The name for these substances, I now know, is teratogen: an agent that causes malformation of the developing embryo or fetus. The word is derived from the greek word for monster, and indeed, historians have noted that many of the monsters of ancient Greek mythology, like the two-faced Janus and the one-eyed Cyclops, appear to be based on types of congenital malformations. To this old and primal dread of a defective child I have joined a new, more modern fear: of drugs and what they can do. Before I began my reading this month, I knew little about thalidomide and DES, yet somehow the horror they inspired when their malignity was revealed had seeped into my consciousness and stayed there. My half-aware reaction, once I became pregnant, was to avoid anything like the drugs that led to those dimly remembered disasters.

But this response is not universal, as I learn to my surprise. Dozens of surveys have reached the same conclusion: women swallow all manner of pills while pregnant. A 2005 study of 418 women, published in the American Journal of Perinatology, found that more than three-quarters took at least one medication during pregnancy; one-third took more than one, and 13.6 percent took four or more. Several surveys have found that women take more over-the-counter drugs when they’re pregnant than when they’re not, and that pregnant women are taking more such drugs now than in the recent past. The slone epidemiology Center Birth Defects study, which tracks 7,563 mothers and their children, found that the use during pregnancy of five common nonprescription drugs rose between 1976 and 2004. Pain relievers, cold remedies, and allergy medications are the drugs most often consumed by pregnant women; a study of more than ten thousand pregnant women, published in the American Journal of Obstetrics and Gynecology, found that 65 percent took acetaminophen (the active ingredient in Tylenol); 18 percent took ibuprofen (Advil or Motrin) and 15 percent took pseudoephedrine (sudafed).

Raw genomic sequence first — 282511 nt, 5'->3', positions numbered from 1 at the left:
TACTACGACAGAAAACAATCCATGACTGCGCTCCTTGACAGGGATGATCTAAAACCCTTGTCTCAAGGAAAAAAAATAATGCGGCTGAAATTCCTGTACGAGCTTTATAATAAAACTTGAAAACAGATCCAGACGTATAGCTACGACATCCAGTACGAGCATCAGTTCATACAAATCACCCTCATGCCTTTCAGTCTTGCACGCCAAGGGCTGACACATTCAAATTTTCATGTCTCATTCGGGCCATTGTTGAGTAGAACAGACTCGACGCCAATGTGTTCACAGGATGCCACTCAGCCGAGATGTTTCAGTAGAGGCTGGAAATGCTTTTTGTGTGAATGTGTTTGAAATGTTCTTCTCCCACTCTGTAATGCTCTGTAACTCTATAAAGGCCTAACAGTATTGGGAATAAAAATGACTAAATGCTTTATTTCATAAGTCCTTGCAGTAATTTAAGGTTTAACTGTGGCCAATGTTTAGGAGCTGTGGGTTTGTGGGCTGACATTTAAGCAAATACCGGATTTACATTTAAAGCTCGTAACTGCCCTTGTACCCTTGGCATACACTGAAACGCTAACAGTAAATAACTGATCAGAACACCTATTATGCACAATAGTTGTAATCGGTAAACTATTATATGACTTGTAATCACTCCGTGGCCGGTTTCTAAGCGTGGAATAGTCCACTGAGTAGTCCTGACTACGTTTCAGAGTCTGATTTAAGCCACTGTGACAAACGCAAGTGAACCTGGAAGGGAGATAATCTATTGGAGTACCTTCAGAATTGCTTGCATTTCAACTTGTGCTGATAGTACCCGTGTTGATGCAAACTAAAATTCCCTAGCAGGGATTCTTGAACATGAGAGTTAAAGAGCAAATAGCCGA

Pregnant women are also prescribed drugs by their doctors. A study of the records of eight HMOs, encompassing almost a hundred thousand patients, found that 64 percent of women were prescribed at least one drug during pregnancy; the Food and Drug Administration reports that while pregnant, American women take an average of three to five prescription drugs.

Most of these medications appear to have no effect on the fetus (though ibuprofen, for one, is not recommended for use during pregnancy, because of a very small risk of miscarriage or a fetal heart defect). My fear of taking so much as a Tylenol would seem to be overblown. But some scientists say we don’t know nearly enough about how drugs work during pregnancy, including those commonly regarded as safe. “We’re working without good, definitive information,” says Martha Werler, senior epidemiologist at the Slone Epidemiology Center and professor of epidemiology at the Boston University School of Public health. “Pregnant women should proceed with caution.”

The FDA itself has acknowledged that its approach to labeling drugs for use by pregnant women is flawed. Its current system, devised in 1979, categorizes medications as A, B, C, D, or X, with A indicating little known risk to the fetus and X indicating a high risk. Doctors and patients have complained that the letter grades are confusing and inaccurate, and can’t adequately accommodate emerging data about the drugs’ safety. In spring 2008, the FDA proposed replacing the letters with more detailed information about risks to the fetus, and said it would require some drug manufacturers to fund studies on the use of their products by pregnant women. Such steps are long overdue. A 2000 study published in the medical journal the Lancet reported that 79 percent of pregnant women take at least one drug for which safety data are unavailable; even more troubling, the HMO study mentioned above found that almost one-half of pregnant women were prescribed drugs labeled C, D, or X.